Batra suggests blogging is a good way to open the social networking door. Posting thoughtful comments on Twitter can also help – less of the “my dog is eating his dinner” and more of the “I found this article really helpful”.
Most entrepreneurs will concentrate their marketing efforts on their company’s brand, but Batra says it’s also important to remember your personal brand in this age of social media. “At the end of the day, people still like to do business with other people,” she says.
Ensuring you have a personal profile on networks such as Facebook and Twitter is important, but business people also love LinkedIn, which relies on a powerful system of recommendations. Ask your clients to give you recommendations and make sure you do the same. “The way to make it more effective is to give recommendations and get recommendations in return,” she says. “It’s the karma of LinkedIn.”
Here’s a quick and easy tip from Clay Cook, internet entrepreneur and founder of SEO firm ineedhits. With the web recently overtaking print directories like the Yellow Pages, more and more local customers are looking online for goods and services. “The good news for small business is that claiming a top “local listing” on search engines like Google has never been easier,” Cook says.
Creating your local listing is free and these often appear as the top results for locality-based searches. Cook’s tips for maximising local exposure include incorporating major keywords in your business title (such as, ineedhits – search marketing Perth) and adding detailed descriptions of your business with keywords worked into the copy.
Finally, boost your ranking by encouraging customers to review your business through some feedback by giving them an incentive such as discount on their next purchase.
Socially inappropriate marketing
The proliferation of advertising platforms means you need to subtly tailor your message to each one – particularly when advertising on social networks. “Imagine you were at your Christmas dinner with your family and you were handing out pieces of turkey and everyone was chatting and enjoying themselves,” says Fred Schebesta.
“Now imagine if someone came waltzing in with a massive sandwich board with a huge ad on it and asked you to chat with them because you were their ‘friend’. The same response is being felt by corporates who attempt to use social media as an advertising channel.” He says pubs, events, concerts and music are all social things and are perfect for social media. “But the lowest mortgage rate is not part of this social conversation.”
Customer behaviour will drive the customer experience
Delivering your users exactly what they want should be the focus of any website. But what if you could customise your website to suit each users’ taste, preferences and interests? David Trewern argues that analytics and tracking technology will increasingly be used to optimise and customise content.
“The sophistication of web software will increase to allow dynamic publishing that draws on customer data and behaviour to optimise what they see and do online. Customers will increasingly expect websites and online marketing to reflect their personal interests and to predict their preferences,” he says.
“Any publisher or retailer who does not move towards a dynamically optimised publishing model, or who adheres to a traditional ‘broadcast’ model, will become increasingly irrelevant to consumers who are looking for more personalised experiences.”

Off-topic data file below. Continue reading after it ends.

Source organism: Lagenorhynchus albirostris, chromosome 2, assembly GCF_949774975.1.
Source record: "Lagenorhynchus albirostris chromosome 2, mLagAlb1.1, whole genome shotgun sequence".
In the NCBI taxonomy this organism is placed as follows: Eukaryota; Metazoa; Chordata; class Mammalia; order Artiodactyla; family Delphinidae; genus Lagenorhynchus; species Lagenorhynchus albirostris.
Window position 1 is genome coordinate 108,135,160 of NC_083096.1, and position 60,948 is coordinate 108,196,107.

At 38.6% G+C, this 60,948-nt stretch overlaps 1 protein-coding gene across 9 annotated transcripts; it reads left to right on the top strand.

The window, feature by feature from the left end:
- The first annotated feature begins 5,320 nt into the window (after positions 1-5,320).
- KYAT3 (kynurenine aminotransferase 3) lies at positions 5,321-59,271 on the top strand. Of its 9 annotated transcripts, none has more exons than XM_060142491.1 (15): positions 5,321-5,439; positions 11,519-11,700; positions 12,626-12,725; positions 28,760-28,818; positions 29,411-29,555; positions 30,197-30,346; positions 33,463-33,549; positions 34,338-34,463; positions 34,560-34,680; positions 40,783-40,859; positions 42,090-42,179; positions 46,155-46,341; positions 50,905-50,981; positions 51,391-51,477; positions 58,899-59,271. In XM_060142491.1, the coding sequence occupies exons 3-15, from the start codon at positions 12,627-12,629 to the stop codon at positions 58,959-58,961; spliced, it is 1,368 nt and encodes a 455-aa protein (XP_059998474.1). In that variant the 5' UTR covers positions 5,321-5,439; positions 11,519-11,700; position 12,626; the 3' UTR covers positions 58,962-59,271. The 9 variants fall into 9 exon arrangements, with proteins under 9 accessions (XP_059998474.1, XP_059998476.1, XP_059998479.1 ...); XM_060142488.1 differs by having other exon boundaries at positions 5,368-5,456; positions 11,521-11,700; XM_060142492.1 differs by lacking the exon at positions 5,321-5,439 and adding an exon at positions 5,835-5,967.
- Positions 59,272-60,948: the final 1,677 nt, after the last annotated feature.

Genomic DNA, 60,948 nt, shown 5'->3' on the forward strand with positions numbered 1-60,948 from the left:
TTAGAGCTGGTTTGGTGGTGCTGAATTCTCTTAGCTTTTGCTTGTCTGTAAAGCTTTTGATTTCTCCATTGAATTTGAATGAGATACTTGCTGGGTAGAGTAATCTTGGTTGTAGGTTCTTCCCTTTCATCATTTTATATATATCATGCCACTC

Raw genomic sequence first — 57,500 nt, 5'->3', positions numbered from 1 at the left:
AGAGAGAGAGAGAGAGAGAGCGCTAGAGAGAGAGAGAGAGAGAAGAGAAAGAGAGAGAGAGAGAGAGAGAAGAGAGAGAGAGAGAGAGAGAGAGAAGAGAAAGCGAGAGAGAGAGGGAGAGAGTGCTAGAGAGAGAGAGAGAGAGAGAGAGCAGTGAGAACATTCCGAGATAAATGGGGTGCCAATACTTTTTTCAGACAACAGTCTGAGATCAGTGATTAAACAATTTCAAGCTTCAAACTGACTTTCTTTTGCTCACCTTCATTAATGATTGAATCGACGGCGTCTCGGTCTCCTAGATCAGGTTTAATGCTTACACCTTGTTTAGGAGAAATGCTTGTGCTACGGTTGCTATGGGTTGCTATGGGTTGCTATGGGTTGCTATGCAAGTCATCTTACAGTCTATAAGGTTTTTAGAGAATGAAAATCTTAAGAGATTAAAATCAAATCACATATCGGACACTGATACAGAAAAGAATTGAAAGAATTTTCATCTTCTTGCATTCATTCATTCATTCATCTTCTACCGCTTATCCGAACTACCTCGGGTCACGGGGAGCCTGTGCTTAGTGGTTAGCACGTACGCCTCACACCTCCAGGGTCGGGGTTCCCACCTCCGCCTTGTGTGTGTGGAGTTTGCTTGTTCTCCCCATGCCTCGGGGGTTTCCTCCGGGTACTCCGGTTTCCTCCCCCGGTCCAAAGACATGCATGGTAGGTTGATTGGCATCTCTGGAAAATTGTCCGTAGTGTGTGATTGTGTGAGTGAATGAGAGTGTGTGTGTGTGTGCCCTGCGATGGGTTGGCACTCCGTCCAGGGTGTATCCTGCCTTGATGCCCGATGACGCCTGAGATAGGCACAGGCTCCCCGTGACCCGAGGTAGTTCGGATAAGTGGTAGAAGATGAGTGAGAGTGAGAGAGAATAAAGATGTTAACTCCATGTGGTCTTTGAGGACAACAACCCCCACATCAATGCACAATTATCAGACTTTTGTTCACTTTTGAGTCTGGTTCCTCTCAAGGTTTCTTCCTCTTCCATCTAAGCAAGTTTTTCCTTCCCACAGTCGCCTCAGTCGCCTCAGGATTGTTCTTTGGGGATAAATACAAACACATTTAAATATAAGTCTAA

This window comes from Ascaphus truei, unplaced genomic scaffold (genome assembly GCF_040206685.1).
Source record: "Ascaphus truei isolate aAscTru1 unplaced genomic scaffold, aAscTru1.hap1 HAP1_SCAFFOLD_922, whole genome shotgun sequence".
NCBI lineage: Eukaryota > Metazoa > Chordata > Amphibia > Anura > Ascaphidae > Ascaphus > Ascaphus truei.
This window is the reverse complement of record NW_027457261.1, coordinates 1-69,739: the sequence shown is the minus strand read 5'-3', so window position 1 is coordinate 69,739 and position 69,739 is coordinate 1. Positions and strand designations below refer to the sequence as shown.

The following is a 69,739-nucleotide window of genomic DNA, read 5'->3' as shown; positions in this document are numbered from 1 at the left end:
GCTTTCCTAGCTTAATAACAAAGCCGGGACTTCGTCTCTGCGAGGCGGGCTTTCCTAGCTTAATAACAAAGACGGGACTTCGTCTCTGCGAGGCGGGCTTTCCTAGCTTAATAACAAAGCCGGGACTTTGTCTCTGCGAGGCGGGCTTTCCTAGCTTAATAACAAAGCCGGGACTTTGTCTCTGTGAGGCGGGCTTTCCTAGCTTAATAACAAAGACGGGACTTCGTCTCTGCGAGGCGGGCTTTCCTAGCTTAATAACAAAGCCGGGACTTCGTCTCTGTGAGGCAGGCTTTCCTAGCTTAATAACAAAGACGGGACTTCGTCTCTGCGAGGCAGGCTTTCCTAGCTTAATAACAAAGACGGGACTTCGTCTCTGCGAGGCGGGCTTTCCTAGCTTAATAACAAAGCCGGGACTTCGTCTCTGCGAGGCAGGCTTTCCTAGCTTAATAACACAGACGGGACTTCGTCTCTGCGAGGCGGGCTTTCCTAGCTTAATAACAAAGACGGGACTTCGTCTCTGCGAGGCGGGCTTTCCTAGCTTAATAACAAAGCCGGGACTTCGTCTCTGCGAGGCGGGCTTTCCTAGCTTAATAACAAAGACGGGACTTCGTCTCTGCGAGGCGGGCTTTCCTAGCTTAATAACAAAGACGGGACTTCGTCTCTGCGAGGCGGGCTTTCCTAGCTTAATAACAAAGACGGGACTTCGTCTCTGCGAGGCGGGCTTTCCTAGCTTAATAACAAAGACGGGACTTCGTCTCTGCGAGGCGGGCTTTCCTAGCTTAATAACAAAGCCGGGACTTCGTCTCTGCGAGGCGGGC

Corporate websites will become increasingly open and “mashable”
Companies are realising that it’s OK to tear down the walls around their own websites. At the recent South by Southwest Conference in Texas, US electronics retailer BestBuy announced that it was opening up its entire online product catalogue to third party developers who can “remash” the content into new tools and applications.
Trewern says the site, called BestBuy ReMix, is another way BestBuy can expand its online audience.
“For example, developers can use the product data to create a Facebook app that lets people share favourite products with friends.”
Reputation management – domain and channel protection
It used to be just domain names you needed to protect. You still do, but Chris Thomas argues that more than ever you also need to protect your channel IDs.
Channel IDs are the accounts you set up with YouTube, Twitter and MySpace and the like. “Even before Twitter looked like going mainstream, I registered http://twitter.com/reseo,” Thomas says. “Your business should too, even if you’re not going to use it. It can prevent the ‘nasties’ taking the channel and masquerading as you.”
As Thomas says, it’s reputation management 101.
So you’ve got your website optimised for the Australian market. But what about the Chinese, Japanese or Korean markets? Jason West says exporters are increasingly interested in getting help with SEO for overseas markets as a way to boost sales.
There’s a lot to consider. First, West says that in a lot of these non-English speaking Asian countries Google doesn’t have the dominance that it has in Australia. Second, you’ll need someone to help with the language issues – and make sure they understand the jargon and linguistic nuances in each market. Finally, you need someone who knows which social media distribution channels to target – that is, which local blogs or social networking sites are popular in your sector.
West says the growing popularity of the iPhone has led to growing interest in mobile marketing and mobile search. While the market is still in development, mobile marketing won’t suit every business. Fast-moving products (such as food, drink or hospitality-related items) or fast moving offers with an emotional call to action (“on sale at this price for one day only”) seem to work best.
Clay Cook says online video marketing has exploded recently, due to the huge popularity of video sharing sites like YouTube, and the increased speed of broadband. Some things – like customer testimonials or product demonstrations – are easier and far better expressed over video, rather than just text and images.
Cook says there are many techniques to maximise your video’s exposure and one of the most important is inbound linking – make sure you link back to your website or product page.
Online agencies will focus on the buzz
David Trewern says clever media agencies will start to move into the space of “creating buzz” rather than simply booking “empty rectangles on portals”.
“Banner ads and poorly executed, over-priced ‘content deals’ with the big media owners will lose their lustre as astute brands realise they’re getting little to no benefit at all, let alone a measurable ROI.”
He says activity in the social media space, in blogs and in general website content will become far more important for brands looking to stimulate dialogue right in the middle of where web users continue to look to for information, help, inspiration and connections.